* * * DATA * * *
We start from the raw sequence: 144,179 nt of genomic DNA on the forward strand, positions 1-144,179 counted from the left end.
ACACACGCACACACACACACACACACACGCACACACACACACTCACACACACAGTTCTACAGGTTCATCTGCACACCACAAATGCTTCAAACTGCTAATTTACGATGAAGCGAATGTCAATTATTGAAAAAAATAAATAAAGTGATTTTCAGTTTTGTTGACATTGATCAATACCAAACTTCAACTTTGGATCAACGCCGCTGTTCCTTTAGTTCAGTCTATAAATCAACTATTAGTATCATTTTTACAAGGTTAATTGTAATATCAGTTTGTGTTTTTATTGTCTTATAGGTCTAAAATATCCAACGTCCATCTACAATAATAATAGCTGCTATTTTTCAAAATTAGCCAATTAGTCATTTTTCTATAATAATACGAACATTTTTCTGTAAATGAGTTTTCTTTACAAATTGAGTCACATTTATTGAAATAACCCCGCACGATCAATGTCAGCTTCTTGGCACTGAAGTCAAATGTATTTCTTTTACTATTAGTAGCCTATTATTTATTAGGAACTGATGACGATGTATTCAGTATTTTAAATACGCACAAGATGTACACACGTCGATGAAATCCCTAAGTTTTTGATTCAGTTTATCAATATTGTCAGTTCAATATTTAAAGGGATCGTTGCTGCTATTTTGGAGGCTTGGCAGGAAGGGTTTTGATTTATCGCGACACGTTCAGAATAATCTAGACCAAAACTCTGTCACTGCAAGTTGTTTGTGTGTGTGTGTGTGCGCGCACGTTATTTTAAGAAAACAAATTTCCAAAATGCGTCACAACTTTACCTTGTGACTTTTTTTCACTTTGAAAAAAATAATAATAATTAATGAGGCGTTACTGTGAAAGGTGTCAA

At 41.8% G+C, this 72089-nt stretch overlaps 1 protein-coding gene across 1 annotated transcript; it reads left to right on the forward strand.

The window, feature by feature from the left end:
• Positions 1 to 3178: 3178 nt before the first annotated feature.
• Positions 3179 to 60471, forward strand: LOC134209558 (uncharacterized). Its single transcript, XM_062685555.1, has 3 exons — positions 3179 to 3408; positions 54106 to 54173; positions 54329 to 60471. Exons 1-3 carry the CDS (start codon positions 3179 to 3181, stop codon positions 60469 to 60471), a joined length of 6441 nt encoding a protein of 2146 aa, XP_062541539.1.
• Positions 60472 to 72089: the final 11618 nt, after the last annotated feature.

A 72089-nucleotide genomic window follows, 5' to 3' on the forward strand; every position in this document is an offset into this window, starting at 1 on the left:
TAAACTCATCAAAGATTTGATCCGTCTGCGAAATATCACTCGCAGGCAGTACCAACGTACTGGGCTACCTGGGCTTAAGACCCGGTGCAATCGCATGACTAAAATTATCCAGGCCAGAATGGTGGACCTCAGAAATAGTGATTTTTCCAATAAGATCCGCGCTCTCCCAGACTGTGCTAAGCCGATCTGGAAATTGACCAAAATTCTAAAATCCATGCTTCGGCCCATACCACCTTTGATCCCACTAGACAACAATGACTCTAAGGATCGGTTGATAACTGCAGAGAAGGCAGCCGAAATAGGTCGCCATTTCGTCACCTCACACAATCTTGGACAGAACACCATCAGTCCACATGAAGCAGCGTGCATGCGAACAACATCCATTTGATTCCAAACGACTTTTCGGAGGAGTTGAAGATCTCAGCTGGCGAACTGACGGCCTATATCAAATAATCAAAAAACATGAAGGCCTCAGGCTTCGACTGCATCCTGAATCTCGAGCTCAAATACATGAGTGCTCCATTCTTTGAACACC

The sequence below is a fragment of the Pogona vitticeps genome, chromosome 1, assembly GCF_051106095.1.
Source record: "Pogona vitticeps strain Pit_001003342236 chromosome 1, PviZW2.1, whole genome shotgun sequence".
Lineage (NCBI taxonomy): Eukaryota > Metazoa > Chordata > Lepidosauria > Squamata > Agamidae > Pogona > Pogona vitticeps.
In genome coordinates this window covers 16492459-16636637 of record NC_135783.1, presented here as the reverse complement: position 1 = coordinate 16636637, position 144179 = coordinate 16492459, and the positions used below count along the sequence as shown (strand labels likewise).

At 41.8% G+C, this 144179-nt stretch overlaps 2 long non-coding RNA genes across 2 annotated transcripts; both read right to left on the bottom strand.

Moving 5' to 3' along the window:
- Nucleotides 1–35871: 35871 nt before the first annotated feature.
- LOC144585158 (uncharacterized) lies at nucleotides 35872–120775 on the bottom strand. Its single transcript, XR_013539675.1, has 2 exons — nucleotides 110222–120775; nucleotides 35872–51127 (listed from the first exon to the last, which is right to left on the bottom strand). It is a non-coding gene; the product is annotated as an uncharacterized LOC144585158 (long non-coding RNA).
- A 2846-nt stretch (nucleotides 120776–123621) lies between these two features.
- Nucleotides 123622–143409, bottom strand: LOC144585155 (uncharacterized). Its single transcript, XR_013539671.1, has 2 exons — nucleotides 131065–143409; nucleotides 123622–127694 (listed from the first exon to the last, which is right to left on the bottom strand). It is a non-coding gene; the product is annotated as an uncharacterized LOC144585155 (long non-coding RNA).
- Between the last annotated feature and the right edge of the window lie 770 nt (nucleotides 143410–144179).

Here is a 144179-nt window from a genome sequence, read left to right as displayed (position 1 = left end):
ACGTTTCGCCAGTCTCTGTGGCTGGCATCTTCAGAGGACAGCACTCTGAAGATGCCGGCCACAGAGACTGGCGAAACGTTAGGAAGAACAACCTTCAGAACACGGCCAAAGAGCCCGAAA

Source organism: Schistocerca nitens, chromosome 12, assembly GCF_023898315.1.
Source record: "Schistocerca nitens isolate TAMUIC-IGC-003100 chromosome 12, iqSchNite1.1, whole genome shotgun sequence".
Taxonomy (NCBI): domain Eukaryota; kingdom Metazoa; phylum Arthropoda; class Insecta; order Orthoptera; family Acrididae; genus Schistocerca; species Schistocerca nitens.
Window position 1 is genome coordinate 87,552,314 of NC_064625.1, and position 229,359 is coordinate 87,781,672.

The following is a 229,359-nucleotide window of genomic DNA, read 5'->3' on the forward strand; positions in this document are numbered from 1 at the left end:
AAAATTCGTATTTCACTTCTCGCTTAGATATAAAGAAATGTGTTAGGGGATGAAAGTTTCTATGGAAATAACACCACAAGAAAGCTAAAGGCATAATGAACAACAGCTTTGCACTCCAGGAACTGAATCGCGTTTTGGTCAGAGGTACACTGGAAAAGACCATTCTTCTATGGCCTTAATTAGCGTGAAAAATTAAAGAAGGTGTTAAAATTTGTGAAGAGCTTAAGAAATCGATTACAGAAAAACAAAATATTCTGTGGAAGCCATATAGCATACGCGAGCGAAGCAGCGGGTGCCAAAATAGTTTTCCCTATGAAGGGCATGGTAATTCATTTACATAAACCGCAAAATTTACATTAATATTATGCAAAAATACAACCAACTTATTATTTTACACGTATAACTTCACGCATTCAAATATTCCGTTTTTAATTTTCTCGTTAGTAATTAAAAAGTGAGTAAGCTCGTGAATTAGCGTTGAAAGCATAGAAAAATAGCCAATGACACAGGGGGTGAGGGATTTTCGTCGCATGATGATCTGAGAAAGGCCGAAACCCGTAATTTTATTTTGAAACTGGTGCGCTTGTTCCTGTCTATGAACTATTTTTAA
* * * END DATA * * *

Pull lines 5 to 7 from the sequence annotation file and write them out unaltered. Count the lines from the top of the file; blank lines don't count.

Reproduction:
• Positions 1 to 3178: 3178 nt before the first annotated feature.
• Positions 3179 to 60471, forward strand: LOC134209558 (uncharacterized). Its single transcript, XM_062685555.1, has 3 exons — positions 3179 to 3408; positions 54106 to 54173; positions 54329 to 60471. Exons 1-3 carry the CDS (start codon positions 3179 to 3181, stop codon positions 60469 to 60471), a joined length of 6441 nt encoding a protein of 2146 aa, XP_062541539.1.
• Positions 60472 to 72089: the final 11618 nt, after the last annotated feature.